I personally prefer to use option 1 when working from the smallest units on up because I like to have the Price / Unit formula stay the same for every cell in that column. In the Price and Totals column, my formulas are never going to be consistent because ingredients have a variety of units.
Now that we have ingredients entered and we know how much they cost us using various units of measurements, it is time calculate how much a particular recipe costs to make and compare that to the prepared products available in the grocery store. Time to add some columns to the spreadsheet!
For the previous posts in this series click Part 1, Part 2, Part 3, and Part 4.This post contains affiliate links. If you make a qualifying purchase after clicking a link, we may receive a percentage of the purchase price.
When I was growing up, we had a newspaper delivered to our home on Sundays. I remember the flyers full of coupons. I would look through the flyers searching for products we use and, when I found one, handing the sheet to my mom so she could cut out the coupon. She kept the cut coupons in alphabetical order in a recipe box with dividers for each letter of the alphabet. When we were grocery shopping, it was almost like a game to figure out which item was a better buy based on combining coupons with items that were already on sale.
My other frugal shopping mentor — The Tightwad Gazette by Amy Dacyczyn (Amazon affiliate link)– also advocated the use of coupons. Despite these stellar early examples, this strategy is one I’ve abandoned at this point in my life and I thought it was worth talking a little bit about why that is.
As always, there’s more than one way to analyze the variables. I have a friend who makes excellent use of coupons and routinely posts on Facebook pictures of her receipts, showing how much she’s saved and spent, along with pictures of the items she bought. I’ve asked her to write a guest post explaining her system. That post will not be ready in time to be part of this series (I only asked her yesterday!), but I will link it here when we publish it. I’m interested to hear what she has to say and find out if there are faults in the analysis I’ve made on this issue!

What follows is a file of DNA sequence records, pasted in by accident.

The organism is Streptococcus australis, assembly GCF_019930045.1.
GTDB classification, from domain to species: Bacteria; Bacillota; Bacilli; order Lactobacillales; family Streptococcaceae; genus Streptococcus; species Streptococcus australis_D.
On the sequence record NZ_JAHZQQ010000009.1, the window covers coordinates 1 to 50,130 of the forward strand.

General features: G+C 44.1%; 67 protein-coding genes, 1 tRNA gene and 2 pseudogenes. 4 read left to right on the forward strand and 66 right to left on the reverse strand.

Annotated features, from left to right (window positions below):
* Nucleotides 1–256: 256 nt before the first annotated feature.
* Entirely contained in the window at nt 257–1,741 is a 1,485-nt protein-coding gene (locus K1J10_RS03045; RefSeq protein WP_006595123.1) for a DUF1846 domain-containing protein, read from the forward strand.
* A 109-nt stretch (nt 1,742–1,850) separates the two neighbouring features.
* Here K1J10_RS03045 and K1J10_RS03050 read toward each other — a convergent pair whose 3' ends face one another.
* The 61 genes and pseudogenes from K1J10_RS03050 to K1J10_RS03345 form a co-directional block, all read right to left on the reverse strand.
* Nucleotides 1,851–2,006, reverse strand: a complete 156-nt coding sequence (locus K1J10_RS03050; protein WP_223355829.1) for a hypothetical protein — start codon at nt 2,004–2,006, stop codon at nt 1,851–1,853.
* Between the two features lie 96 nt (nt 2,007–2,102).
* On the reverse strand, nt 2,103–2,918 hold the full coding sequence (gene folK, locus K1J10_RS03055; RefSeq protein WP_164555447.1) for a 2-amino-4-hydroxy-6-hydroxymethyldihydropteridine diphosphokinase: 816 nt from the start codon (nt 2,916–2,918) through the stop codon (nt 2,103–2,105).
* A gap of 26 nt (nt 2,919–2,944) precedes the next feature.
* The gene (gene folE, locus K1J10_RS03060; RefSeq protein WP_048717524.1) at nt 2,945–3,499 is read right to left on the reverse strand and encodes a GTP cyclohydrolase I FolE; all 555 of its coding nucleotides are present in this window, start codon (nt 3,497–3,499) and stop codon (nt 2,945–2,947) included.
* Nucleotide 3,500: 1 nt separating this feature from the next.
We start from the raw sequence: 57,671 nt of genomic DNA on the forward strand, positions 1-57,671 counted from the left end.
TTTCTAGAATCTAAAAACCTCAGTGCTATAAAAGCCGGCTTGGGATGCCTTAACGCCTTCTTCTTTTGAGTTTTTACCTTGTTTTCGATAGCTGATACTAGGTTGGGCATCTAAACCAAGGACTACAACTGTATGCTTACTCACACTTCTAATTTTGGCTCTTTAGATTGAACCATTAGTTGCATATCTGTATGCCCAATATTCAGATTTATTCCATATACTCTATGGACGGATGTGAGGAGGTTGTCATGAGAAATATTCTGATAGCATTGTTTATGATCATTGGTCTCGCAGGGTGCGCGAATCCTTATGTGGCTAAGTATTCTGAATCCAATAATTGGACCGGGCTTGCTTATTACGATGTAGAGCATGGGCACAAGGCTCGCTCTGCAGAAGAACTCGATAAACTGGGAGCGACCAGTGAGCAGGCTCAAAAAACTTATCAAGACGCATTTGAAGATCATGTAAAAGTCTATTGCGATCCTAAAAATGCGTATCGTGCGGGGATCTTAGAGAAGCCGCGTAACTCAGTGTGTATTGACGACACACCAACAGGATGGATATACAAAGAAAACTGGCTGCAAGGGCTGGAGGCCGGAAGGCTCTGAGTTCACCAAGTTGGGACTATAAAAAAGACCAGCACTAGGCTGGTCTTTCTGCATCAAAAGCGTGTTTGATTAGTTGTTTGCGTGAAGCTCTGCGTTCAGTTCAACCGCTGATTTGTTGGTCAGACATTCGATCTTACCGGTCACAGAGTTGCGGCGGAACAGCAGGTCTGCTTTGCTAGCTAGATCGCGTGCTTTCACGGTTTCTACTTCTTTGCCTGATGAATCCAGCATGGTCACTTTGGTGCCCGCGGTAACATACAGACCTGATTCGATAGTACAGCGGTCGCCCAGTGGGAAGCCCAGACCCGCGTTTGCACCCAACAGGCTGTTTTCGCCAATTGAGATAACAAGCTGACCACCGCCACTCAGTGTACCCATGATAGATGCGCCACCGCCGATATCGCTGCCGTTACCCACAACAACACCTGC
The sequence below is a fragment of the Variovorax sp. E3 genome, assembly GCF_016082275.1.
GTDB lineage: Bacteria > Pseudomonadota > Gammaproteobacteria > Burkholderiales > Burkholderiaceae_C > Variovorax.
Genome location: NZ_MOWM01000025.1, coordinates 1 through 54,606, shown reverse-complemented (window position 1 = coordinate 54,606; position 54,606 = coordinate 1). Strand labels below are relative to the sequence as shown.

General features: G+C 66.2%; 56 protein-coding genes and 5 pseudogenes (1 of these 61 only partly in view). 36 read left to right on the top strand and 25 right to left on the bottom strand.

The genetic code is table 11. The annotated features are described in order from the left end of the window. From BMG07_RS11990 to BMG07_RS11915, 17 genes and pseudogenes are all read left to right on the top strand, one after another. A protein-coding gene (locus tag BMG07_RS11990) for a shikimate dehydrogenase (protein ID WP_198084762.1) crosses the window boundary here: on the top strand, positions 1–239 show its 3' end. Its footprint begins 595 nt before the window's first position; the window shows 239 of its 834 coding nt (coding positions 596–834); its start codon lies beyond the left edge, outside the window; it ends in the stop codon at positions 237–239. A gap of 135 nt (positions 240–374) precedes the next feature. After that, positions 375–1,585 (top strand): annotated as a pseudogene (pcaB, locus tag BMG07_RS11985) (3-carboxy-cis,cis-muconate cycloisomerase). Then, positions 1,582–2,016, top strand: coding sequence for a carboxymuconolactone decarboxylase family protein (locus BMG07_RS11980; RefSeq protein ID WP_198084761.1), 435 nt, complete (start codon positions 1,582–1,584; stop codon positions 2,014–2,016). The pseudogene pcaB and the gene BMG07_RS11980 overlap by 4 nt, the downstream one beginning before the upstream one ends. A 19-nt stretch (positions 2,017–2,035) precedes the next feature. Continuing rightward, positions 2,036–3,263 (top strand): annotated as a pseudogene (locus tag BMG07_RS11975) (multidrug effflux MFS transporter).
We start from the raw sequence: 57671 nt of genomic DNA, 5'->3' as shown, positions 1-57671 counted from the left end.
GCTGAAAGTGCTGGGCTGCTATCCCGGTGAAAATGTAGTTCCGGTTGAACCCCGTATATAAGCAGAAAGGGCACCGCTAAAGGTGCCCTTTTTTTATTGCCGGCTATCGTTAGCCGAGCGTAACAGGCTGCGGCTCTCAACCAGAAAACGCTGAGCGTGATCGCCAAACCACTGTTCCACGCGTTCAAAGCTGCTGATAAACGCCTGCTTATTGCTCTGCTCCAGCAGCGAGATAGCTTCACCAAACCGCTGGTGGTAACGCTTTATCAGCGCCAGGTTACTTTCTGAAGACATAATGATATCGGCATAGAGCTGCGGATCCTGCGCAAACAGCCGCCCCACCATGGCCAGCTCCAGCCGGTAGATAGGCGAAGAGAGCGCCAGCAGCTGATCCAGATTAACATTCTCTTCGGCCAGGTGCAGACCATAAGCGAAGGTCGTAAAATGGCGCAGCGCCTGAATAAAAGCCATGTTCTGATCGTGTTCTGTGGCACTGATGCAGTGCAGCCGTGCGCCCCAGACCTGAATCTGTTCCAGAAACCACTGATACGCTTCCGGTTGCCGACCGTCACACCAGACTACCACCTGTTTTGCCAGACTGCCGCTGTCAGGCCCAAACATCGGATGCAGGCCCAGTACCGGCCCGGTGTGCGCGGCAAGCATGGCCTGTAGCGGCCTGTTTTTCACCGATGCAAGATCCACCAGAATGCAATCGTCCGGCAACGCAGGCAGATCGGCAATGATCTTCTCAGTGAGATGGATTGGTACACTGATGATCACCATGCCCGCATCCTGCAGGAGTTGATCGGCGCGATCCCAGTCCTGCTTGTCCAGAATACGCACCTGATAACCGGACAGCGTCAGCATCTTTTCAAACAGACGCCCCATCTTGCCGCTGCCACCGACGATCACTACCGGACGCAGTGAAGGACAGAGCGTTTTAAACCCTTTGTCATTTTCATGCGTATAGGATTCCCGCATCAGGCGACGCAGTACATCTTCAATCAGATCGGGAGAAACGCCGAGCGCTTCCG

The World Has Changed
I’m 40-something years old. When I was a child, there were no computers or internet. We got our first home computer when I was in high school and I did not have an e-mail address until my freshman year of college. The only way to get coupons was from flyers in the newspaper, the store sale catalog, or by mailing a letter to companies asking for them.
The Tightwad Gazette (Amazon affiliate link) was mostly written in the pre-and early-Internet era. The book collates newsletters published (and snail mailed to subscribers) from May 1990 to December 1996.
As the world has changed, so have many of the systems and assumptions behind the use of coupons.
No store local to me doubles coupons
When I was a kid, our local supermarket doubled coupons. If the face value was $0.10, you actually got $0.20 off the purchase price. I am not aware of any stores local to me that double coupons. If I’m wrong about that, I’d like to hear differently!
I haven’t had a newspaper delivered in years. The last time I checked, which has been many years, the price of a Sunday paper was high enough that the coupons I could get were not enough to cover the cost of purchasing a newspaper. I do not know anyone who has a local paper delivered, so it’s not like I could ask others for the coupons from their Sunday paper.
Many people do use coupons and they have to be getting them somewhere. While it’s true that paper isn’t really a thing, the internet is very much a thing and all the resources of the world — including coupons — are available on it.